Spinal-induced hypotension: Incidence, mechanisms, prophylaxis, and management: Summarizing 20 years of research.
Hypotension commonly occurs in parturients undergoing cesarean delivery under spinal anesthesia. This leads to maternal and neonatal adverse outcomes, including maternal nausea and vomiting and fetal acidosis, and might even lead to cardiovascular collapse if not treated. Arterial dilatation and reduction in systemic vascular resistance are the major contributors to spinal-induced hypotension. Therefore, strategies aimed at expanding the intravascular volume with fluid loading or increasing venous return with lower extremities mechanical compression and lateral tilt have had limited effectiveness in the management of spinal-induced hypotension. Vasopressors are therefore the mainstay for the prophylaxis and treatment of spinal-induced hypotension. Phenylephrine is associated with improved neonatal acid-base status and a lower risk of maternal nausea and vomiting compared with ephedrine and is now considered the vasopressor of choice in obstetric patients. This review discusses the various strategies for managing spinal-induced hypotension with a particular emphasis on the optimal use of vasopressors.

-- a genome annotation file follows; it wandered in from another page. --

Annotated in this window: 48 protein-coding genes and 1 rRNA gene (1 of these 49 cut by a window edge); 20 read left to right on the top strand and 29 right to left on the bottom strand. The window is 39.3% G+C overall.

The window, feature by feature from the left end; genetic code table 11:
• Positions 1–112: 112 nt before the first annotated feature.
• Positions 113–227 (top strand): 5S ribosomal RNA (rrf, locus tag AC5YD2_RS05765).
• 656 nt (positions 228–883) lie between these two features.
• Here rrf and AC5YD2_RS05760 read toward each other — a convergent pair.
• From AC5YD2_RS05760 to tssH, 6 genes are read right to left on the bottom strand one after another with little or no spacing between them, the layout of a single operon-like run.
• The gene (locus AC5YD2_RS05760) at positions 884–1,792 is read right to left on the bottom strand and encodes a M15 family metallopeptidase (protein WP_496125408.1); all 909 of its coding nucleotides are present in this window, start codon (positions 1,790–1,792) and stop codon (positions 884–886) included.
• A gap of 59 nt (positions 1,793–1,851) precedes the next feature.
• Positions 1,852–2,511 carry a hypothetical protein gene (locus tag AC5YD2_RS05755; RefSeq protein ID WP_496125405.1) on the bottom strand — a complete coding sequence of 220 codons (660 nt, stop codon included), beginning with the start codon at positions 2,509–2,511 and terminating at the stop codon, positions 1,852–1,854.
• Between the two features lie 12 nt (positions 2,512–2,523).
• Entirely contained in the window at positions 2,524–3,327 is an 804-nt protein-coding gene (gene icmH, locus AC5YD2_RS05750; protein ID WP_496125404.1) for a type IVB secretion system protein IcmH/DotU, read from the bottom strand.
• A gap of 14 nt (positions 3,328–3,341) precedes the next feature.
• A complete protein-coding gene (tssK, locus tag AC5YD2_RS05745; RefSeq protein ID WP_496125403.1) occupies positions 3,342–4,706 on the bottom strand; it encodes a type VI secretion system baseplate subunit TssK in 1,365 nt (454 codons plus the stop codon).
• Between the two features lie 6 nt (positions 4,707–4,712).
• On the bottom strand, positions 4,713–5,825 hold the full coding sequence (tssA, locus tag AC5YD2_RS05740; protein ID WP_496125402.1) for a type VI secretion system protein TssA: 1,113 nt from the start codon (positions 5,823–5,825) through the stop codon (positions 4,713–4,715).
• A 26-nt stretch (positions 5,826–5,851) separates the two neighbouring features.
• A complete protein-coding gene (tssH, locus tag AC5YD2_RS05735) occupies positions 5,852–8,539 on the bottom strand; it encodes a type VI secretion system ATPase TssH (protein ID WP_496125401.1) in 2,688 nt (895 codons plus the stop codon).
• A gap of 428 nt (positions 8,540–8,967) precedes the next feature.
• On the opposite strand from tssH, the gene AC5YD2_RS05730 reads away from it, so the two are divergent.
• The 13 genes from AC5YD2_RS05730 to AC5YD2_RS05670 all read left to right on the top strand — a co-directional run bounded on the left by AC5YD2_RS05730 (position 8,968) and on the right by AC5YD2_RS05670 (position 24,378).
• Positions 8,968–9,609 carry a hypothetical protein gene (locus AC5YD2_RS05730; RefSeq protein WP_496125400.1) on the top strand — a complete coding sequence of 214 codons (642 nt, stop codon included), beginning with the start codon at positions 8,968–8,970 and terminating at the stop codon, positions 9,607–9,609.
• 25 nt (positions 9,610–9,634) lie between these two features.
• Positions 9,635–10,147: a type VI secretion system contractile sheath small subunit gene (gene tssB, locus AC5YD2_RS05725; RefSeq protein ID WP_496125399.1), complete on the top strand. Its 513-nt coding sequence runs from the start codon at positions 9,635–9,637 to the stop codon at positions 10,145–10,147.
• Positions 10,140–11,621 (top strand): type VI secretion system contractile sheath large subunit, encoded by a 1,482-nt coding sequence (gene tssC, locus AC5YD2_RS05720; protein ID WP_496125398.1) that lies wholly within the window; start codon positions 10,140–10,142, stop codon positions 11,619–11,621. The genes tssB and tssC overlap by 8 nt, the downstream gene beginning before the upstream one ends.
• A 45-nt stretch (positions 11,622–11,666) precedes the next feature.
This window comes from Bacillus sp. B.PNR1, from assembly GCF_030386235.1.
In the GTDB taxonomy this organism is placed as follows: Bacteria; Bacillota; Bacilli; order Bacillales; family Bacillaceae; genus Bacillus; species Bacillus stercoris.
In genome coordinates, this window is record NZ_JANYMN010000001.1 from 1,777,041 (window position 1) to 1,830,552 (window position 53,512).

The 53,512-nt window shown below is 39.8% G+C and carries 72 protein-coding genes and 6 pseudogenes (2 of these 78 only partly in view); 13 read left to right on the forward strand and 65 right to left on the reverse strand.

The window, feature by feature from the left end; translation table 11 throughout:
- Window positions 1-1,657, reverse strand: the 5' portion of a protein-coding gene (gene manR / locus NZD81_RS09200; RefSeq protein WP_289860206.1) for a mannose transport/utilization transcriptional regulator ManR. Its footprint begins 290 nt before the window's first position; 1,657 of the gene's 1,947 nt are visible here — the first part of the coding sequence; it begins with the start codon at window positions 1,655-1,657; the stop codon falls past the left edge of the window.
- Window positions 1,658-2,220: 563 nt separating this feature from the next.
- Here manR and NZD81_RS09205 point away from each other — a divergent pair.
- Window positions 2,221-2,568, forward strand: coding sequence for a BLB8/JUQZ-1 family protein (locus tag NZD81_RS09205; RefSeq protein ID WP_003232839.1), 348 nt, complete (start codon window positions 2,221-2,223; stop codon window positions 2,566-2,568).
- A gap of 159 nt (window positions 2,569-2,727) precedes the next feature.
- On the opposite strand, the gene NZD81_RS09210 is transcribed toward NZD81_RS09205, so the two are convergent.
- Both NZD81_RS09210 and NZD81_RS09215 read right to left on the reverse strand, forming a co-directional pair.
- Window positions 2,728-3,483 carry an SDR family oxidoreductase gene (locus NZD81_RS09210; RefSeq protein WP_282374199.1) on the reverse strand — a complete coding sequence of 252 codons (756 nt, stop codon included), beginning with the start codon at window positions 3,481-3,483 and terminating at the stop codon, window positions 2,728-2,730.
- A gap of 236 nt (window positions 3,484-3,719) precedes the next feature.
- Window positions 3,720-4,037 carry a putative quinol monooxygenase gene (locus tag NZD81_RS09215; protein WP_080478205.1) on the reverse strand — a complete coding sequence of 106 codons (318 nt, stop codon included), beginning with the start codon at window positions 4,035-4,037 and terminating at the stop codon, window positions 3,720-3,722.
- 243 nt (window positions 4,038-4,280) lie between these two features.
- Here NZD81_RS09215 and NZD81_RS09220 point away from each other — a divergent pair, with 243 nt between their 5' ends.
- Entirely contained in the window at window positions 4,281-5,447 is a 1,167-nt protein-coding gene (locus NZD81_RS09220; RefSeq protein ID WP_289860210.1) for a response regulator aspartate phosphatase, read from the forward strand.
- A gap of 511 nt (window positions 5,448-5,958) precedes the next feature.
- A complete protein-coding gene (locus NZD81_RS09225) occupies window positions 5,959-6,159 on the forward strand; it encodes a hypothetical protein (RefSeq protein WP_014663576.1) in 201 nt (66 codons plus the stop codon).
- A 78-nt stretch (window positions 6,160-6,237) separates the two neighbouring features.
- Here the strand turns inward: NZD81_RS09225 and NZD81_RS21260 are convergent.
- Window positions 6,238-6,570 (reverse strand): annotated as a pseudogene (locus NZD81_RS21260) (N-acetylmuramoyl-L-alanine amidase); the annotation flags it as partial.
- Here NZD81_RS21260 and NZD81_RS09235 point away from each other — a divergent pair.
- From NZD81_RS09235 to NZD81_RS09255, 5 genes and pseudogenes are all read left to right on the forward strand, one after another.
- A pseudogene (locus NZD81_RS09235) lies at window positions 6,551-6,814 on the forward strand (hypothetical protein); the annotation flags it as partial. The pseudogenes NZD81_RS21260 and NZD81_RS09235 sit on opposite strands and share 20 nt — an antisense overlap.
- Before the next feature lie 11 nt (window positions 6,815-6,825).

Lee, JE; George, RB; Habib, AS
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